Sportswear retailer, The Cross Trainer, has stated its commitment to grow its store footprint in new areas in the country, stimulate job creation, and increase the number of collaborations with local designers. This is despite the retail chain having suffered significant losses during the civil unrest and looting that gripped South Africa in July.

The Cross Trainer recently reopened two of its biggest stores, the Chris Hani and Jabulani branches, which form part of a total of six stores that were negatively affected by the riots and were shut down for roughly two months. This closure adversely impacted the company’s bottom line and turnover.

“About 50 employees were left concerned about their jobs, however, despite the losses we endured, we swiftly provisioned for affected staff members. We absorbed them into alternative stores and placed them in other roles within our warehouses,” said Mark Frame, CEO of The Cross Trainer.

According to the National Treasury briefing report, over 200 shopping malls were targeted, and 1,787 retail stores were impacted and damaged during the riots.

Shielding 1,300 employees from unemployment

Frame said that as one of the biggest employers within the retail sector, they must protect their employees. While The Cross Trainer did not have a contingency plan for July’s crisis, the company understood their employees’ livelihoods were at stake and moved quickly to shield them from becoming another statistic in South Africa’s high unemployment rate.

“With the unemployment rate, according to Statistics South Africa (StatsSA) sitting at a record high of 34.4%, The Cross Trainer aims to rebuild the rest of our stores and continue to help the community with the employment crisis, by opening more stores and employing even more people,” said chief marketing officer, Nick Rheeder.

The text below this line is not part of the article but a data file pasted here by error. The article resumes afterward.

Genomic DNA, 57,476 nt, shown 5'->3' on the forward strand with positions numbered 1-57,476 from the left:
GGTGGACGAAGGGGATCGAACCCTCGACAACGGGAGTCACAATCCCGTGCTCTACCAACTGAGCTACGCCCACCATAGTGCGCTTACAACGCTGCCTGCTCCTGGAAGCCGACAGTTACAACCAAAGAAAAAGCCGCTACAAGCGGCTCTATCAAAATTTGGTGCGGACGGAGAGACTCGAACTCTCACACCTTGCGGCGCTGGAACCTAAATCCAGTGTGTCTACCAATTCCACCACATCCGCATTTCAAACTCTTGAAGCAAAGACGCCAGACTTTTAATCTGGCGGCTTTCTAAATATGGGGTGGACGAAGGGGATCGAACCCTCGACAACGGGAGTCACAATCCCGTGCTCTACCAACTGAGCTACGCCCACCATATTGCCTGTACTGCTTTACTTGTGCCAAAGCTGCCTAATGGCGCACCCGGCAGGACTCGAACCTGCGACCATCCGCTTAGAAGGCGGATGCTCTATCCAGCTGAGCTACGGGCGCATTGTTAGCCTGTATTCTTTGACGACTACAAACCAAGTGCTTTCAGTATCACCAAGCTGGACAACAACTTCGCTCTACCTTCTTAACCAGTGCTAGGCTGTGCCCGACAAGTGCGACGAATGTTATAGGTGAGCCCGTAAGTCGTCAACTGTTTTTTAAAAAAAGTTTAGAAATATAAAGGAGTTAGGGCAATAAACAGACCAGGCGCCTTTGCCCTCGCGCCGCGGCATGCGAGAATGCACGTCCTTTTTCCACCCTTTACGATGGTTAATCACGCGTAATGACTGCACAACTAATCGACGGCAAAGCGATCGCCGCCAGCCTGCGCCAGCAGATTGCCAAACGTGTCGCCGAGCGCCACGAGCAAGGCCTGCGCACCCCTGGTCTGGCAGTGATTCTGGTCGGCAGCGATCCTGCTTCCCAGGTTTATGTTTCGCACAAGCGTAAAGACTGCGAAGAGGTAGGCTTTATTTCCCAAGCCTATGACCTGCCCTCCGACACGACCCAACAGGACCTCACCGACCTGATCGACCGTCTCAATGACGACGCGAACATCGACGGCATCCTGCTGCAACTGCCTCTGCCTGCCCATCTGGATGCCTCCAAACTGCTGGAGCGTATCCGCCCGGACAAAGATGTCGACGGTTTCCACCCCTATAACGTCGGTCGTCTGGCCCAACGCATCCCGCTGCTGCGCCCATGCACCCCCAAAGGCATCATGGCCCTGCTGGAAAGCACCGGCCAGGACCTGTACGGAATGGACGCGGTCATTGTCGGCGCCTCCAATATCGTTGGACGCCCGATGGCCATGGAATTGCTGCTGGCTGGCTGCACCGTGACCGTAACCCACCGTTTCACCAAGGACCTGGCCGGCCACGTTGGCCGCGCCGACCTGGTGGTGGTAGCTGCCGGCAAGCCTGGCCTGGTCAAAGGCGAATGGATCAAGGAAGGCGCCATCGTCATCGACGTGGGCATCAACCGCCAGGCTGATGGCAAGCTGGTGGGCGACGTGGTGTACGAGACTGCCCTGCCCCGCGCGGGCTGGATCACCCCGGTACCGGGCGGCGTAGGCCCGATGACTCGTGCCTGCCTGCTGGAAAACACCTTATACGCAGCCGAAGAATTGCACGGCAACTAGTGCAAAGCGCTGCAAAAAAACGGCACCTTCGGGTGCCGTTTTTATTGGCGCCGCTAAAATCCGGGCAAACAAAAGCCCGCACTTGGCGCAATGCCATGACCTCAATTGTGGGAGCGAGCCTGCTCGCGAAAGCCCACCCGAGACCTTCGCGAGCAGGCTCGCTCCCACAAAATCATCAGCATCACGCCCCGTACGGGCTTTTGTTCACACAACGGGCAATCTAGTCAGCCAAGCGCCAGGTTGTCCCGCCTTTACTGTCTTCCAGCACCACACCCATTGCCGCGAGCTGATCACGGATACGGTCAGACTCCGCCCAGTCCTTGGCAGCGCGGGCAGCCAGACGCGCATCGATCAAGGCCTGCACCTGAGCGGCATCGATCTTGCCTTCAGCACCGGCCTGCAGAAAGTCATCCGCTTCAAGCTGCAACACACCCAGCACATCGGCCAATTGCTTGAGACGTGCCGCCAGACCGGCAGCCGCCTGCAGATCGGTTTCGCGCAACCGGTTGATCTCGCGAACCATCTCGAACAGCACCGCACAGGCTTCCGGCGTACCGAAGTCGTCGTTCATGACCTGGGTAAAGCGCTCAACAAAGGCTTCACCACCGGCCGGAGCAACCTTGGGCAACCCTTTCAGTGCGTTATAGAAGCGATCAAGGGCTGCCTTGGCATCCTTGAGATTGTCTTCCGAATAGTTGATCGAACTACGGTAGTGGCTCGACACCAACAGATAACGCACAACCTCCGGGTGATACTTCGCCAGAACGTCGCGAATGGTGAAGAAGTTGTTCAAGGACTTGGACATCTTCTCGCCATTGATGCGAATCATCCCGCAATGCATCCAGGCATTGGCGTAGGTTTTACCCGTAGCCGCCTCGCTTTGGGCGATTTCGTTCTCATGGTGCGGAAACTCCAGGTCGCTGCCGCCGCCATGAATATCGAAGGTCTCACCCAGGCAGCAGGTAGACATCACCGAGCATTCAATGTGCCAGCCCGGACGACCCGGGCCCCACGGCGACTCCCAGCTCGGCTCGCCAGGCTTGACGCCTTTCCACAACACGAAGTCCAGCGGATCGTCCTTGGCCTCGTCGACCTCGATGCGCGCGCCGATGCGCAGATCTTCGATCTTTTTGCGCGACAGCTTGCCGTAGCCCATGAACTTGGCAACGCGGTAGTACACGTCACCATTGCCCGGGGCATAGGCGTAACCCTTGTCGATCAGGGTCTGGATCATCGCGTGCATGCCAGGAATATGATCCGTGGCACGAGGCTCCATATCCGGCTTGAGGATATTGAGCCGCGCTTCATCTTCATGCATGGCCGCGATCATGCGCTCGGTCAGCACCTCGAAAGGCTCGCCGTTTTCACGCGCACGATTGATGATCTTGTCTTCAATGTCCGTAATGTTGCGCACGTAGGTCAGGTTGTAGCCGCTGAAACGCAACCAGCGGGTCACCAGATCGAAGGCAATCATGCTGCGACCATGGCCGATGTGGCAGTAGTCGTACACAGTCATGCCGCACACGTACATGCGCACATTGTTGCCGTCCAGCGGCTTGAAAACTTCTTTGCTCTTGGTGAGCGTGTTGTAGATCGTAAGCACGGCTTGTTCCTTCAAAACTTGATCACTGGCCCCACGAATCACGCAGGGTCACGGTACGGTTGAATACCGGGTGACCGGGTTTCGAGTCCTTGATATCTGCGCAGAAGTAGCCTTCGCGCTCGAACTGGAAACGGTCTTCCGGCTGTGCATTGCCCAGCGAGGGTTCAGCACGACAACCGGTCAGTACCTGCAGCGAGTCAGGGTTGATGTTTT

“The Cross Trainer currently has 162 stores nationwide, which employs about 1,300 people. We have also recently introduced our new XT summer collection, an affordable athleisure range, which is locally designed and manufactured in South Africa. Sold online and in 61 stores nationwide, the brand has achieved its goals in uplifting local communities and in empowering specifically female designers and owned businesses, which in turn provides further employment opportunities,” continued Rheeder.

Putting people first

Frame added, “If we are to make a dent in the unemployment rate or actively address the socio-economic issues that many South Africans face, companies cannot solely focus on profits at the cost of employees.

“While disruptions such as the recent riots, the current pandemic and worldwide economic instability trends pose a real danger to organisations’ functionality and bottom lines, an inclusive mindset must be adopted when drafting future strategies and at the centre of those plans must be people. As The Cross Trainer, we will always put our people first.”

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